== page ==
On the use of additive manufacturing for atom trapping components in quantum technologies

Evans, William (2020) On the use of additive manufacturing for atom trapping components in quantum technologies. Doctoral thesis (PhD), University of Sussex.

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This thesis details the advances made in the use of additive manufacturing to produce magnetic field generating devices and vacuum components for atomic quantum technologies. Cold atomic clouds are used across a suite of quantum sensors including magnetometers, gravimeters and navigational interferometers; as these sensors approach industrial use, they must be translated from laboratory systems to portable devices. The discussion focuses on a number of devices that demonstrate the benefits provided by this approach. Specifically, the devices discussed are a current carrying cylinder trapping device, an ultra-high vacuum (UHV) chamber and a hollow-core coil mount device. This thesis also covers a range of auxiliary developments that have been made alongside the main body of work including a microprocessor-based control system and a pre-cooling stage for cold atom experiments.

To begin this thesis reviews the underlying physical phenomena which are exploited when trapping neutral atoms. In particular, it is important to understand the details of the specific case when working with rubidium-87, including the relevant energy levels diagrams and corresponding laser frequencies. This allows for the discussion of the key forces that are used in magneto-optical trapping (MOT) and magnetic trapping including the origin of the magnetic fields generated by these devices using the Biot-Savart law.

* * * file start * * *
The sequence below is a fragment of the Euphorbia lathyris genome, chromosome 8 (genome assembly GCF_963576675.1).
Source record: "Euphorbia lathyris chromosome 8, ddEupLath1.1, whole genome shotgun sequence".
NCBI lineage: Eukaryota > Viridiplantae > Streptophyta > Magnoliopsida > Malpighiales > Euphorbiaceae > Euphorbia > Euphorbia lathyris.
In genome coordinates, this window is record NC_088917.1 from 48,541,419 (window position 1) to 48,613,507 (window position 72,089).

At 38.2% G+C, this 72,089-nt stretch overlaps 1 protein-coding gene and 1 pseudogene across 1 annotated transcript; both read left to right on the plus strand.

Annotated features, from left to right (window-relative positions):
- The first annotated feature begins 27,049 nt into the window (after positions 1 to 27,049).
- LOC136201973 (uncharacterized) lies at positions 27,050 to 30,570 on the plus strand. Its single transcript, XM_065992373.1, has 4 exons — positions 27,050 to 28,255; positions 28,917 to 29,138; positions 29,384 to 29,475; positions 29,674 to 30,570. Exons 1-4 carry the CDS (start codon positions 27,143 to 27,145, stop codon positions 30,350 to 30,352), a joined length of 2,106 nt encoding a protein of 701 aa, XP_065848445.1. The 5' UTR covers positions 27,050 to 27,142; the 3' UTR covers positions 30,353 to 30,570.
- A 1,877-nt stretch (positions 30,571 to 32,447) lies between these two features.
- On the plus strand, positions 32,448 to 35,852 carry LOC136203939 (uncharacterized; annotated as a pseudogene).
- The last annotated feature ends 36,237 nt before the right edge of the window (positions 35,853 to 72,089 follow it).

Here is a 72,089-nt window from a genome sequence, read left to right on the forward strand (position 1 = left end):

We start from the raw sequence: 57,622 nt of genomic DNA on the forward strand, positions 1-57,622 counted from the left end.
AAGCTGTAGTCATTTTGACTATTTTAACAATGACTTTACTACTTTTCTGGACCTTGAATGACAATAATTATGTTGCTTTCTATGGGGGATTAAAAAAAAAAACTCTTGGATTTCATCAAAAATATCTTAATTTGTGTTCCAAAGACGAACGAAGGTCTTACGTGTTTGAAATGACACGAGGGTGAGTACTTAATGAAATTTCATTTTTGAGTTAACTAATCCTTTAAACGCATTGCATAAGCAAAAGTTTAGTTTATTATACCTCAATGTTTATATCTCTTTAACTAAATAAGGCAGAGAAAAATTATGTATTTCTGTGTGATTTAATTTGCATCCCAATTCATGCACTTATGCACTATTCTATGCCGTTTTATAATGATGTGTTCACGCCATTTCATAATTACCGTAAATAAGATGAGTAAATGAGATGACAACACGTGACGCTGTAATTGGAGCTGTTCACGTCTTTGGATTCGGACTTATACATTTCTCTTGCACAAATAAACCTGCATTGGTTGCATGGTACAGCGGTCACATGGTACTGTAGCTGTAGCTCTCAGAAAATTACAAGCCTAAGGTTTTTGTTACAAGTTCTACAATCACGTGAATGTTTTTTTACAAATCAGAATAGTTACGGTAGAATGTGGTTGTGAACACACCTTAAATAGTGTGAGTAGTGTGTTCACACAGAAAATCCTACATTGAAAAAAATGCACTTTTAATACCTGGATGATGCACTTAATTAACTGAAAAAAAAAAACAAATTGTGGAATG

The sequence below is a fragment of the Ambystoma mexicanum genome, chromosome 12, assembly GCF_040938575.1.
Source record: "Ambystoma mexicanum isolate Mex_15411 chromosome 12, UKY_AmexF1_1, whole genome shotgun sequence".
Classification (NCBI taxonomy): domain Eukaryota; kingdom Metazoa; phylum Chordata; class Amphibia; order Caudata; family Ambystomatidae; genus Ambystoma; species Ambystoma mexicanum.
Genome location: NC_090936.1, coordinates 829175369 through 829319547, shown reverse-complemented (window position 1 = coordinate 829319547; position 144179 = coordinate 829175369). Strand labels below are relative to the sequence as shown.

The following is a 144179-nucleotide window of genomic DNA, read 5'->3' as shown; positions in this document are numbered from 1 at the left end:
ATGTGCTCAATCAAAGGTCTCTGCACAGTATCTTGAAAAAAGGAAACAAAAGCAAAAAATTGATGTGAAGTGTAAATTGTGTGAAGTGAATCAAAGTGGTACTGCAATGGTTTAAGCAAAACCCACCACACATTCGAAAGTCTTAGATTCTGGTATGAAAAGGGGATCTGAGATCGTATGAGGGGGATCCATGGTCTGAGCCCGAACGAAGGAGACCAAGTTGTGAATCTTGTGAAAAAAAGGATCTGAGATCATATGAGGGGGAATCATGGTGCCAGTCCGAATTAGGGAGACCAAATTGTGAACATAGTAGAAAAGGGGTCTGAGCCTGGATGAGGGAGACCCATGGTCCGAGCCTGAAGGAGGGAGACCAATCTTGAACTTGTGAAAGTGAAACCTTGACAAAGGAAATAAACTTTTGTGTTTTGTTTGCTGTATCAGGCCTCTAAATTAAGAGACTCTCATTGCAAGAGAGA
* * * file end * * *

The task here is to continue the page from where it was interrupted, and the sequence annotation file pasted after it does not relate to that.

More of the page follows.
The key results that are presented in this thesis centre on the efficacy of these devices as atom traps for quantum technologies and atomic experiments. The atom trap cylinder is capable of trapping 108 rubidium atoms at a temperature of 20 µK, demonstrating the feasibility of this approach. The hollow coil mount device presents a viable route for magnetic trapping. Lastly, the UHV chamber operates in the range of 10−10 mbar as necessary for atomic physics experiments.

In addition, this thesis reviews the design of a pre-cooling stage for complex atomic experiments and a simplified experimental control system. These are addressed in a systematic approach to the experimental constituents with a comparison between complex fundamental physics experiments and the developments made towards a portable quantum technology device.

Item Type: Thesis (Doctoral)
Schools and Departments: School of Mathematical and Physical Sciences > Physics and Astronomy
Subjects: Q Science > QC Physics > QC0170 Atomic physics. Constitution and properties of matter Including molecular physics, relativity, quantum theory, and solid state physics > QC0174.12 Quantum theory. Quantum mechanics
Depositing User: Library Cataloguing
Date Deposited: 16 Dec 2020 11:50
Last Modified: 16 Dec 2020 11:50
URI: http://sro.sussex.ac.uk/id/eprint/95828

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